The dancer-activist, who spoke at Manaveeyam Veedhi in Thiruvananthapuram, touched upon Sabarimala, religion, WCC and Me Too.

Kerala has turned into an educated silent society Mallika Sarabhai
news Speech Thursday, November 22, 2018 - 14:20

The small crowd in a corner of the Manaveeyam Veedhi in Thiruvananthapuram waited for Mallika Sarabhai to speak about Sabarimala. They knew she would. Her speech began with the women of Kerala, some of whom were her ancestors whom she knew to be great fighters. The dancer-cum-activist addressed the issue towards the last part of her speech, leaving no doubt as to what she thought about a tradition that has changed over the years, about how old it really was, and who decided the rules.

“Religion today is very far from the religion of whenever it was born. Who is that has brought these rules, who enforces them, and how old is that tradition? Traditions have been recreated. You had a tradition like Sati and you have an idiotic book called Manusmriti that says Dalits and women need to be weaklings. But society has evolved. Once, when Gandhiji was told that a year ago he had said something opposite of what he said then, he answered that his knowledge of today is not what it was last year. He admitted his knowledge was incorrect and that he is changing. Shouldn’t our society be like that? Treating each other with respect… I find the word ‘tolerating’ very offensive. When you tolerate, you are repressing anger. You should instead be accepting – you do it your way and I will do it mine,” Mallika said.

She found it incredible that people have developed this ego that made them think they can protect their gods. “We see ourselves as the saviour of the gods. Do you think Krishna is so weak that you have to go and kill people in the name of Krishna? Or Rama or Ayyappa? How can people be so insulting of gods? Jesus needs to be protected? We give them divine powers and then we take them away. I am a deeply spiritual Hindu. But I accept every god. In Bharatanatyam, we have a beautiful prayer with which we begin our rehearsals and shows. It involves banging my feet on the floor. The prayer says ‘Mother, Mother Earth, please forgive me for I’m going to hit you with my feet but it’s my way of saluting and celebrating you’.”

The dancer spoke of the matriarchal society that Kerala had been, and how its women have changed into silent, meek sufferers and spectators. “I began working with the Kerala State Women Development Corporation to begin to understand what this silence was about. They invited me to Kerala and I met women who wore sindoor on their hairlines. I asked them what’s this sign and they said it’s what they have seen on television. I asked if they knew what it meant, they didn’t. I said it meant your husband owns you,” she said.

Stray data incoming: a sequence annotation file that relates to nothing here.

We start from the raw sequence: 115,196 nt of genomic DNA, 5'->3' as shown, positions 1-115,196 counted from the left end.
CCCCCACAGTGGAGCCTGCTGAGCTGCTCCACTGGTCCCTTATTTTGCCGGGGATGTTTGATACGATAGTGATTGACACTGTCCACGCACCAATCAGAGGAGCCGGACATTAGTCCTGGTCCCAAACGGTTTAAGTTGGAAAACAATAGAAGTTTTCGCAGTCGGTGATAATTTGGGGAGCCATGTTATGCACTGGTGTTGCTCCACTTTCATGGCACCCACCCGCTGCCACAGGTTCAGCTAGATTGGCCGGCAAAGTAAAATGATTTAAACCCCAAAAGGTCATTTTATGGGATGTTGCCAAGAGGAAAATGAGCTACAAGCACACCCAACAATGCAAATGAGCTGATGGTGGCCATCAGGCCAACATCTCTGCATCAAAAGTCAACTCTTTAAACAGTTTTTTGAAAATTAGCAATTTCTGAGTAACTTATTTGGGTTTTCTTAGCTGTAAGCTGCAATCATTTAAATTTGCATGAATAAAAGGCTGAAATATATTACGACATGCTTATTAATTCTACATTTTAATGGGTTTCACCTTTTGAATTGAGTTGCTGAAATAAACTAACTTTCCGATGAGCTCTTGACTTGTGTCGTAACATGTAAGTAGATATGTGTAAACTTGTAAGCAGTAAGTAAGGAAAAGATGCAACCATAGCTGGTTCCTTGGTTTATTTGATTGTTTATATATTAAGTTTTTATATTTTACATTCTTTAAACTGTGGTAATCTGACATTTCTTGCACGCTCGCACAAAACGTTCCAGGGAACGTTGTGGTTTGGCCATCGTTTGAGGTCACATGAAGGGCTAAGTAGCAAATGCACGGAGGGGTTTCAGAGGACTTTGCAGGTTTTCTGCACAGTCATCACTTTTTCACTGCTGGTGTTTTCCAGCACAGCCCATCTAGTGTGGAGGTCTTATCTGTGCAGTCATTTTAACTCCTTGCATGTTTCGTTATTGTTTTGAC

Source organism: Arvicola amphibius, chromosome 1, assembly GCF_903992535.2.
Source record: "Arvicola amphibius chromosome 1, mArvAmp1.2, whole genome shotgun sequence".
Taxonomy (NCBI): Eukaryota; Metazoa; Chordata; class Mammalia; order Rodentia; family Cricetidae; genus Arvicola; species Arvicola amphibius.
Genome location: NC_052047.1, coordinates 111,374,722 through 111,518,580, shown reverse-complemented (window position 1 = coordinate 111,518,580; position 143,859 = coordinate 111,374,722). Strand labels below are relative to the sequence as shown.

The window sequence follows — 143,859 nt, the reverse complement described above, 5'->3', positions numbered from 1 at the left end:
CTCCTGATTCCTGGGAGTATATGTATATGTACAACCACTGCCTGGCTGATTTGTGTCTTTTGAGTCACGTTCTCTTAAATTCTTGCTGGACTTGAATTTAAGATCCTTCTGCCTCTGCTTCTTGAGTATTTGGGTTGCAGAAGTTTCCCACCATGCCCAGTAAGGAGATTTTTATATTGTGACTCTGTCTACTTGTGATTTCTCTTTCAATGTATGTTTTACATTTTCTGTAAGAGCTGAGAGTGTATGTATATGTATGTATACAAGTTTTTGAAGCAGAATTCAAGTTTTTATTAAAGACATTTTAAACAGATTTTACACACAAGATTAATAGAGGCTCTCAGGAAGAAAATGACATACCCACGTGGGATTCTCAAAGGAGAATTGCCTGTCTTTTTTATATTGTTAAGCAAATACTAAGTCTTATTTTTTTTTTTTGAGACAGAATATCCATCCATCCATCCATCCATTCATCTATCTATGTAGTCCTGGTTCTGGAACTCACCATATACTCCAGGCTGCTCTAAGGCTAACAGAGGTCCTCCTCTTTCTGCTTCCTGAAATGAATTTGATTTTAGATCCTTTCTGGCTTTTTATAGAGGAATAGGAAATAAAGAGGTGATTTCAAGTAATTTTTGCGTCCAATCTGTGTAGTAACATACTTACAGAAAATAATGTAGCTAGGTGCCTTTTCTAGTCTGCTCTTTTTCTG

Mallika began a campaign then, going to colleges and sensitising young women on gender awareness. At the end of her sessions, she heard stories from girls, stories of abuse and silence. She studied the case files of KSWDC, of the pressures that families faced because of the demand for gold and dowry, the pressures that young women faced to keep quiet when an ‘uncle’ molested them. “We took those studies and we made a film called Unarthupaatu. It was a fictionalised version of all these difficult stories. I learnt that women don’t even accept the need to fight. We have turned from an educated society to an educated silent society.”

Mallika then spoke of the Women in Cinema Collective and hearing about how the women in WCC were denied work. “If there were more women filmmakers, then the men wouldn’t have so much power,” she said. Women were reluctant to fight these battles, for the economic repercussions were immediate, she asserted, saying, “I know for I have been suffering for 17 years for having spoken against the genocide that happened in Gujarat in 2002. In 2018, I am still on the blacklist.”

Mallika also spoke of Me Too, of the need to ensure that it is not trivialised. “It has brought a sisterhood among women. That is what is going to propel us to have a greater voice to say what is wrong, what our rights should be as Indians and as citizens of this world.”

But she emphasised that men have to be taken along in this race. “It is not a race between men and women. It is about treating people with dignity, as equal democratic citizens of the Indian nation. In a patriarchal society, neither the men nor the women are free. Neither have the capacity of being human beings.”

There are so many definitions for a person, Mallika said. Two people could be feminists, vegetarian and non-vegetarian, mothers and fathers, Hindus and Muslims. But the politics of this day have reduced everyone to one identity. “We are reduced to who prays to which god,” she said.

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